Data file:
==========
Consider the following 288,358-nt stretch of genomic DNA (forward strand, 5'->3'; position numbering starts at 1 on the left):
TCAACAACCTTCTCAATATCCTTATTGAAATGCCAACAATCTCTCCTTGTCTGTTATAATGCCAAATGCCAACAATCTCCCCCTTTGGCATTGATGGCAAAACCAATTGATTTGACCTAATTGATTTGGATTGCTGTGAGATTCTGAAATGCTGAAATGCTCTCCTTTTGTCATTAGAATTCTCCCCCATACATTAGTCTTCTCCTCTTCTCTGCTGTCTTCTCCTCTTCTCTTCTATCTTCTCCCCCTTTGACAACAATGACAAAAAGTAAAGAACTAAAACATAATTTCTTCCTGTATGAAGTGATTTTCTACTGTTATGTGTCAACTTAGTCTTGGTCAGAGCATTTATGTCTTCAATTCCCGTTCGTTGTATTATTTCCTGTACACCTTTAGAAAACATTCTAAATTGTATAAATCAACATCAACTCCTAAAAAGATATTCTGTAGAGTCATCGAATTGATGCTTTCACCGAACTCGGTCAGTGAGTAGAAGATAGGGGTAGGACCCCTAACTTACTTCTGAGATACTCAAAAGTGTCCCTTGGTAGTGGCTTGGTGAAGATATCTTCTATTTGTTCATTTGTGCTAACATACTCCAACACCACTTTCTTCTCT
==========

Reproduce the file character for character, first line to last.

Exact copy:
Consider the following 288,358-nt stretch of genomic DNA (forward strand, 5'->3'; position numbering starts at 1 on the left):
TCAACAACCTTCTCAATATCCTTATTGAAATGCCAACAATCTCTCCTTGTCTGTTATAATGCCAAATGCCAACAATCTCCCCCTTTGGCATTGATGGCAAAACCAATTGATTTGACCTAATTGATTTGGATTGCTGTGAGATTCTGAAATGCTGAAATGCTCTCCTTTTGTCATTAGAATTCTCCCCCATACATTAGTCTTCTCCTCTTCTCTGCTGTCTTCTCCTCTTCTCTTCTATCTTCTCCCCCTTTGACAACAATGACAAAAAGTAAAGAACTAAAACATAATTTCTTCCTGTATGAAGTGATTTTCTACTGTTATGTGTCAACTTAGTCTTGGTCAGAGCATTTATGTCTTCAATTCCCGTTCGTTGTATTATTTCCTGTACACCTTTAGAAAACATTCTAAATTGTATAAATCAACATCAACTCCTAAAAAGATATTCTGTAGAGTCATCGAATTGATGCTTTCACCGAACTCGGTCAGTGAGTAGAAGATAGGGGTAGGACCCCTAACTTACTTCTGAGATACTCAAAAGTGTCCCTTGGTAGTGGCTTGGTGAAGATATCTTCTATTTGTTCATTTGTGCTAACATACTCCAACACCACTTTCTTCTCT